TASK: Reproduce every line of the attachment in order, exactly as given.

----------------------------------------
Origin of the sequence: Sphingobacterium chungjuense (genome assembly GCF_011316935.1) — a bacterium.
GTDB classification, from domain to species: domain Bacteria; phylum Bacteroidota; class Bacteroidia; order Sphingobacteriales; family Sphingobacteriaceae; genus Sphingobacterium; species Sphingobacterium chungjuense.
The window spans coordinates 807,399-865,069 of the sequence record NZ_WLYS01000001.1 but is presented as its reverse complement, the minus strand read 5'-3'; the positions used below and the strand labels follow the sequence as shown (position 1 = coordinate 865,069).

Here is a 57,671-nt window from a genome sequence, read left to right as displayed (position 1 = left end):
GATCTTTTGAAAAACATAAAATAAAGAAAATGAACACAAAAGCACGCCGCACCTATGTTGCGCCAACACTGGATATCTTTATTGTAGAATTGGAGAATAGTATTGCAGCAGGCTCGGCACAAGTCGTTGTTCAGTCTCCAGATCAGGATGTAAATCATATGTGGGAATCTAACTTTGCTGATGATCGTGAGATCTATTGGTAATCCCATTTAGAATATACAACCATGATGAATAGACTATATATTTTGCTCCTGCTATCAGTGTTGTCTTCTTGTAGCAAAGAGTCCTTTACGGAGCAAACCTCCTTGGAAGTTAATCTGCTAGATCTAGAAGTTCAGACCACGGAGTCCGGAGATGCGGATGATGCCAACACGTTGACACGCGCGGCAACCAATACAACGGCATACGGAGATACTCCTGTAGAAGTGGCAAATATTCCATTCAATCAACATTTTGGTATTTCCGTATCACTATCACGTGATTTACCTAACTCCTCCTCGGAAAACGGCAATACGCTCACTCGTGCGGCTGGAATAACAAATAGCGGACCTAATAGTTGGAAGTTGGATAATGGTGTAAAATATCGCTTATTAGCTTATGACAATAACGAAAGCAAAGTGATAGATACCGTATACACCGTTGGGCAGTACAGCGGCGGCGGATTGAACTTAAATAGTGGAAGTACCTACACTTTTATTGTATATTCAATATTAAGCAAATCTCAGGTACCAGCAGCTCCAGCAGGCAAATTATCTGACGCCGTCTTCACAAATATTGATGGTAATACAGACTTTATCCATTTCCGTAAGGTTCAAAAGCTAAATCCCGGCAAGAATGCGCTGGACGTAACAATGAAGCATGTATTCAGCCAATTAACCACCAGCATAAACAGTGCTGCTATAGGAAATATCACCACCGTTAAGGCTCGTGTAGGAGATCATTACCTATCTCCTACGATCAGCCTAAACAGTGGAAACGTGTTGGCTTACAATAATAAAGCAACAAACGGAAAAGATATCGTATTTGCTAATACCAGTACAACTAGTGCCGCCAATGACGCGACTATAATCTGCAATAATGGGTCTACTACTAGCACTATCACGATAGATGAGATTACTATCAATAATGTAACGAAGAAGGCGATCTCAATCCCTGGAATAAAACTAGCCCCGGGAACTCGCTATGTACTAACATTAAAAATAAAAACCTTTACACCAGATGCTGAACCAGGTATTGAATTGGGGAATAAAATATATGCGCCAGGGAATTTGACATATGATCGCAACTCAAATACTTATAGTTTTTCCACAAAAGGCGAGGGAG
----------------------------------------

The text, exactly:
Origin of the sequence: Sphingobacterium chungjuense (genome assembly GCF_011316935.1) — a bacterium.
GTDB classification, from domain to species: domain Bacteria; phylum Bacteroidota; class Bacteroidia; order Sphingobacteriales; family Sphingobacteriaceae; genus Sphingobacterium; species Sphingobacterium chungjuense.
The window spans coordinates 807,399-865,069 of the sequence record NZ_WLYS01000001.1 but is presented as its reverse complement, the minus strand read 5'-3'; the positions used below and the strand labels follow the sequence as shown (position 1 = coordinate 865,069).

Here is a 57,671-nt window from a genome sequence, read left to right as displayed (position 1 = left end):
GATCTTTTGAAAAACATAAAATAAAGAAAATGAACACAAAAGCACGCCGCACCTATGTTGCGCCAACACTGGATATCTTTATTGTAGAATTGGAGAATAGTATTGCAGCAGGCTCGGCACAAGTCGTTGTTCAGTCTCCAGATCAGGATGTAAATCATATGTGGGAATCTAACTTTGCTGATGATCGTGAGATCTATTGGTAATCCCATTTAGAATATACAACCATGATGAATAGACTATATATTTTGCTCCTGCTATCAGTGTTGTCTTCTTGTAGCAAAGAGTCCTTTACGGAGCAAACCTCCTTGGAAGTTAATCTGCTAGATCTAGAAGTTCAGACCACGGAGTCCGGAGATGCGGATGATGCCAACACGTTGACACGCGCGGCAACCAATACAACGGCATACGGAGATACTCCTGTAGAAGTGGCAAATATTCCATTCAATCAACATTTTGGTATTTCCGTATCACTATCACGTGATTTACCTAACTCCTCCTCGGAAAACGGCAATACGCTCACTCGTGCGGCTGGAATAACAAATAGCGGACCTAATAGTTGGAAGTTGGATAATGGTGTAAAATATCGCTTATTAGCTTATGACAATAACGAAAGCAAAGTGATAGATACCGTATACACCGTTGGGCAGTACAGCGGCGGCGGATTGAACTTAAATAGTGGAAGTACCTACACTTTTATTGTATATTCAATATTAAGCAAATCTCAGGTACCAGCAGCTCCAGCAGGCAAATTATCTGACGCCGTCTTCACAAATATTGATGGTAATACAGACTTTATCCATTTCCGTAAGGTTCAAAAGCTAAATCCCGGCAAGAATGCGCTGGACGTAACAATGAAGCATGTATTCAGCCAATTAACCACCAGCATAAACAGTGCTGCTATAGGAAATATCACCACCGTTAAGGCTCGTGTAGGAGATCATTACCTATCTCCTACGATCAGCCTAAACAGTGGAAACGTGTTGGCTTACAATAATAAAGCAACAAACGGAAAAGATATCGTATTTGCTAATACCAGTACAACTAGTGCCGCCAATGACGCGACTATAATCTGCAATAATGGGTCTACTACTAGCACTATCACGATAGATGAGATTACTATCAATAATGTAACGAAGAAGGCGATCTCAATCCCTGGAATAAAACTAGCCCCGGGAACTCGCTATGTACTAACATTAAAAATAAAAACCTTTACACCAGATGCTGAACCAGGTATTGAATTGGGGAATAAAATATATGCGCCAGGGAATTTGACATATGATCGCAACTCAAATACTTATAGTTTTTCCACAAAAGGCGAGGGAG